Farm-to-table cooking

Alice Waters started America’s farm-to-table revolution. When she founded the iconic restaurant Chez Panisse, her local, organic ingredients sparked a movement and earned her the James Beard Award for Outstanding Chef. In her first-ever online cooking class, Alice opens the doors of her home kitchen to teach you how to pick seasonal ingredients, create healthy and beautiful meals, and change your life by changing the food you make at home.

Reviews

4.7
Students give MasterClass an average rating of 4.7 out of 5 stars.

This class changed my life... cooking as pleasure and a meditation. I have changed almost everything, shopping, prepping, cooking, eating. She is incredible and has really influenced me for the better. Thank you Alice.

I can hear the love for the fresh herbs and spices in her voice and inspires me to show the same affection for them. Great ideas for my home pantry and experimentation.

This class helped me to appreciate the process of choosing the best ingredients and cooking simply. Likewise, it reminded me of the importance of seasonal shopping and engaging with food with all five senses.

Alice's spirit and personality is amazing and really made the class for me. I went from thinking about food as tastes and textures to soul and feeling. The choices you make in all Life, even cooking, can and should be reflective of who you are as a person. I have lots to think about here.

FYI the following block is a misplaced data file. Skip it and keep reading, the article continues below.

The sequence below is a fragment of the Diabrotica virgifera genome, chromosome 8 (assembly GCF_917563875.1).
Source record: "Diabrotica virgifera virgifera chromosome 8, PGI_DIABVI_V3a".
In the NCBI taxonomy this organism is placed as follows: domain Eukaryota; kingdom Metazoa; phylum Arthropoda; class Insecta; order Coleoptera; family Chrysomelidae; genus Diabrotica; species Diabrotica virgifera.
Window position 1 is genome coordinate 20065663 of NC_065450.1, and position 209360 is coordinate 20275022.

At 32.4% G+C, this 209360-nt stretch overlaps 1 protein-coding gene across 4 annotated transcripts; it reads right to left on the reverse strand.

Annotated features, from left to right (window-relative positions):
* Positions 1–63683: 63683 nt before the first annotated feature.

Comments

Uzair S.

Followed the instructions in the video, but added the butter as mentioned in the PDF. I think it came pretty close (no frangipane, alas!)

A fellow student

I was slightly intimidated to make this dish. I think it turned out beautiful! Found pink ladies at my local Farmer's Market!

Zenna Y.

It looks a lot easier than many other recipes for making the pie crust! I can't wait to try! The only thing I am wondering is whether it's normal to have so much waste (esp. the flour part). It doesn't seem that all the ingredients are used. Did anyone try the recipe? feedback is welcomed :)

A fellow student

Can someone tell me ( not a guess ) what is the English name for sweet butter? As far as I’m aware we have cultured, salted and unsalted.

Laura L.

I've been making pastry dough for years. I do love the idea of taring the dough and stacking it. I usually just layer the dough with a bench scraper as I knead it gently. It achieves that flaky layered texture but I'm going to try this method.

Katherine C.

The written workbook recipe calls for incorporating the butter into pea or smaller size lumps. But the demonstration shows using larger—1/2 inch size pieces of butter. These seem like two different methods. ?

Sare O.

oh! just can't wait to try making this looking so elegant and tasteful galette... Thank you both🙏

Sharon

This was the first recipe I'm actually excited about making! I've been making my own pie crusts for years, but I've never seen the method Cary used of pulling the dough apart and "stacking" it to achieve a flaky crust. Now I can't wait to try it.

Connie

I discovered the galette several years ago and I love making it. It looks so much more artistic than a regular pie. I use my regular pastry because when I make pies or tarts I always have a ball or two of pastry left, which I freeze. I can take out one of these balls, thaw it, and make a galette in no time. Also, we always have apples of some sort available. I am going to give this pastry a try though as I want to try something new.

Maricha K.

Just the inspiration I need after the holidays to get back into the kitchen and prepare something special. No more left-overs for us!